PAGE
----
• That statement is true. I worked as a professional mechanic for years, many years ago, back in the 1970's. I retired from that and now I just work on computers all day. But I still love to work on my cars, never did mind getting dirty. Some things on cars are easy to do and are simply removing and replacing a part, like and alternator, water pump, etc. But, the rear axle is a precision gearset that requires a high skill level in knowledge and use of precision tools and special tools. Since this is mostly an Owners forum, not a Mechanics forum, I don't really get into the nuts and bolts Check my Previous Post # 3951 dated July 03, 2005. It has good general information plus references to other posts on the same subject.
    Please give all the information on your vehicle, Year, Engine, Trans, and exactly what the complaint is. If you Really want to learn to repair it yourself, first get good data, like an Alldata subscription on your vehicle, Then get all the tools you need, OR just put in a used Rear axle assembly or take it somewhere to get it done, like most people do. If you decide to get into it yourself, pull the back cover off to see what your are getting into. Just replacing the lubricant will cost over $45. By having the back cover off, you can check for play in the carrier bearings and check the ring gear to pinion gear backlash. You will then have a much better idea of where you stand, and you can then decide to back out of it and just put the cover back on, OR you can continue to go on into it. If you can sucessfully complete this project, you will be leaving the realm of the "home mechanic".
    If you need help, just write.
    Good Luck,
    E.D.
  • exploded99exploded99 Posts: 67
    Well, I'm guessing here as this is the first time I've seen this.

    You originally had a misfire on #6, then replaced plugs and wires and got a report of a misfire on #3, but now the plug wires for #1 and #6 were reversed on the coil.

    I don't know how your vehicle ran ok for 3 or 4 days in this configuration, then started having problems with misfire. Seems like there is more to this story.

    No real explanation......
  • fcucafcuca Posts: 2
    After purchasing a new 2002 Ford Explorer a few years ago, I began to notice a howling noise in the rear end. After a few trips to the dealer, they replaced the ring and pinion. This did not resolve the problem, so they replaced the complete rear end. The noise did not go away completely, but I decided I could live with it. Now that I have 84,000 miles on the vehicle, the noise has reached the level of being irritating again. Does anyone know if there is a service bulletin on this from Ford?
    My local dealer indicated that any repair expenses would be my responsibility.
    I have noticed several messages with the same issue.

    Who can we contact to voice our opinions.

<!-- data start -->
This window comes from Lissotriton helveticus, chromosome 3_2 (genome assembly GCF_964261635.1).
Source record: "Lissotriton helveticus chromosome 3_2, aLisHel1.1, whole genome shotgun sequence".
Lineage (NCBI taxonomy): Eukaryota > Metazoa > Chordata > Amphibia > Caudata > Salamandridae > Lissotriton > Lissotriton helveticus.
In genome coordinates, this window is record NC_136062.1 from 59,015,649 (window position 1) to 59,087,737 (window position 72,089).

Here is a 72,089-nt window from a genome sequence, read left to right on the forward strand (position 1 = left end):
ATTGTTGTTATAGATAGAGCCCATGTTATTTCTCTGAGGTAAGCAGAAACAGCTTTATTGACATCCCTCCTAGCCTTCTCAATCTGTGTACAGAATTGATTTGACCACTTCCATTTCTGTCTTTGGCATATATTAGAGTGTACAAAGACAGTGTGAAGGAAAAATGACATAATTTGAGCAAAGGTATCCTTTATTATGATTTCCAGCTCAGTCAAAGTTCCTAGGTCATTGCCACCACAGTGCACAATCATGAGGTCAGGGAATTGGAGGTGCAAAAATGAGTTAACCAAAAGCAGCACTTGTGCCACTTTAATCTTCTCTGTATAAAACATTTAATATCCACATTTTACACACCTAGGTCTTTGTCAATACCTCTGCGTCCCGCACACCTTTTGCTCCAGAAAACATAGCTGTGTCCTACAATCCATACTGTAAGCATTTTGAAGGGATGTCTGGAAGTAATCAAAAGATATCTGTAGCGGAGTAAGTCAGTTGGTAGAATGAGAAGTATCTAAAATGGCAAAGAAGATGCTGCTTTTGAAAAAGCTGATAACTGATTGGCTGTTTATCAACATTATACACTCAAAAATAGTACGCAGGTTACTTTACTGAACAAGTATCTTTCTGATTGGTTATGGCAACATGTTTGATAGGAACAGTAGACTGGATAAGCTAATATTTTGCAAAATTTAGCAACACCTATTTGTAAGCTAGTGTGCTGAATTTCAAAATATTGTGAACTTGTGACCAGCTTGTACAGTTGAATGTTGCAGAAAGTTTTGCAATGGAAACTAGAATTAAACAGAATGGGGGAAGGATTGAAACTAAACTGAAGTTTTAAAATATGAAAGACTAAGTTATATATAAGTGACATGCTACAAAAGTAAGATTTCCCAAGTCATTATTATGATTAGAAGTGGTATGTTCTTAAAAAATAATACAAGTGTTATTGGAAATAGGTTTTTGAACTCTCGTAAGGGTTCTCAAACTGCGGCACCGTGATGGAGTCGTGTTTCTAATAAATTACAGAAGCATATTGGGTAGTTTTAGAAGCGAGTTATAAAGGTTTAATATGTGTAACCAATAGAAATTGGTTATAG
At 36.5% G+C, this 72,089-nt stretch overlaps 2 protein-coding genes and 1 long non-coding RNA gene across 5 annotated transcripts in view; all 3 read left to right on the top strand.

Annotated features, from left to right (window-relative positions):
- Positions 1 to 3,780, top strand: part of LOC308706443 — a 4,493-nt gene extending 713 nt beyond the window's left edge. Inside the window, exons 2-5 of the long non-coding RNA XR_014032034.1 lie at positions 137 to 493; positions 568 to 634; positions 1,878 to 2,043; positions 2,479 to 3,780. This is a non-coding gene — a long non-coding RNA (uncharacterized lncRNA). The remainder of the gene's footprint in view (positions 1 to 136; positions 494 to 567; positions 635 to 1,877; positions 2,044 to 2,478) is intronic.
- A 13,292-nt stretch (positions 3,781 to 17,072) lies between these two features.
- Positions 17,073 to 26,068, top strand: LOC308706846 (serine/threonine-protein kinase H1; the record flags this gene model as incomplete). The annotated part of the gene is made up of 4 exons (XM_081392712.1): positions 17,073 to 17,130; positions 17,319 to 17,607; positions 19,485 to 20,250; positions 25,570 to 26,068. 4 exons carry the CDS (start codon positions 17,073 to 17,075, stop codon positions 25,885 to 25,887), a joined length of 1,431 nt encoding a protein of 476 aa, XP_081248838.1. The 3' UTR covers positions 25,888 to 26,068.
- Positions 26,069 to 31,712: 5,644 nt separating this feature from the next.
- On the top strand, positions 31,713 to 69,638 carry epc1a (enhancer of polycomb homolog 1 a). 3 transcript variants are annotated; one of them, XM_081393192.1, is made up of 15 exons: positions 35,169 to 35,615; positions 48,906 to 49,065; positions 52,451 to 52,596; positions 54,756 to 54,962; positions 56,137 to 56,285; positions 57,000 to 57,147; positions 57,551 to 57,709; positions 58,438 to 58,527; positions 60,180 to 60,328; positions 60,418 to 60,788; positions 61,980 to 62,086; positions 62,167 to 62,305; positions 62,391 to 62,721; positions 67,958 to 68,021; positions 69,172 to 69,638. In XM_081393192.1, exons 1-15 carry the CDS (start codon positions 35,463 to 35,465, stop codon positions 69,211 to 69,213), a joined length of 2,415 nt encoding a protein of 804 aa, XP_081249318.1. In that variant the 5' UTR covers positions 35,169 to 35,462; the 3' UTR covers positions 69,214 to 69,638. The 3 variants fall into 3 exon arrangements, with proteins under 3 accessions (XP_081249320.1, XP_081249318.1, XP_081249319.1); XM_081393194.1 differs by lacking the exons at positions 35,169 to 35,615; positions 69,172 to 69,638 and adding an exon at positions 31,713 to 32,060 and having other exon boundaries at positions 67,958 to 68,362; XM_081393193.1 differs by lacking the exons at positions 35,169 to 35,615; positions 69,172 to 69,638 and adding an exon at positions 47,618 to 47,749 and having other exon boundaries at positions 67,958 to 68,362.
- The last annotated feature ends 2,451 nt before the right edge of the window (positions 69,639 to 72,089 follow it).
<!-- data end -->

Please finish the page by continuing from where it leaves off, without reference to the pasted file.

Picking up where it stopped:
• This is a common problem on 2002 on up on Explorers and Mountaineers. The reason is that in 2002 they changed to the independent rear suspension and used a rear axle gearbox that has an aluminum housing and halfshafts that come out each side of the gearbox to the wheels. The halfshalfs are small driveshafts that allow each rear wheel to move independently. All the gears and bearings are supposed to be the same as in the previous design that used the cast iron housing, but I suspect the parts may be inferior. Also as the temperature of the housing changes, the aluminum housing expands and contracts more than the cast iron housing does. This can cause the precise clearances to vary more in the aluminum gearbox, than in the cast iron gear box. As temperatures increase, clearances increase, causing the alignment of the gears to change slightly, causing the tooth contact pattern to change, possibly allowing bearing races to spin, wearing out parts prematurely and a host of other problems. The rear axle gearset is just too precise to tolerate too much slop for long. As parts wear and the precise alignment of the gears starts to slip, the whinning will start, and will get worse and worse. They will never heal or quiet themselves.
    What to do? If you can't do the work yourself, contact a good service shop, it is best to find a gear shop that speciallizes in rear axles and gears. There are a few around. There is a good one in St Pete and a good one in Clearwater, Fl. The only thing to do is to fix it right, or else get a new rear axle gearbox, or a quality rebuilt gearbox. It's a lot of money any way you go. You can also get quality rebuilt ones from Jasper, that come with a warrenty. They will ship it to you. Find them on the Web.
    Good Luck.
    E.D.
  • chuck1chuck1 Posts: 1,405
    "The only thing to do is to fix it right, or else get a new rear axle gearbox, or a quality rebuilt gearbox. It's a lot of money any way you go."

    Thanks for the explanation. I knew the rear-ends were of an improper design, but your summary really helps!

    To everyone who reads these posts, if you are still under factory warranty, shop the net and get a FORD BACKED WARRANTY. The cost of the rear-end (not if it goes bad-but when) will more than pay for the extended warranty. Also, if you choose to later get rid of the vehicle, the remainder can be cancelled and you will get a refund! :shades: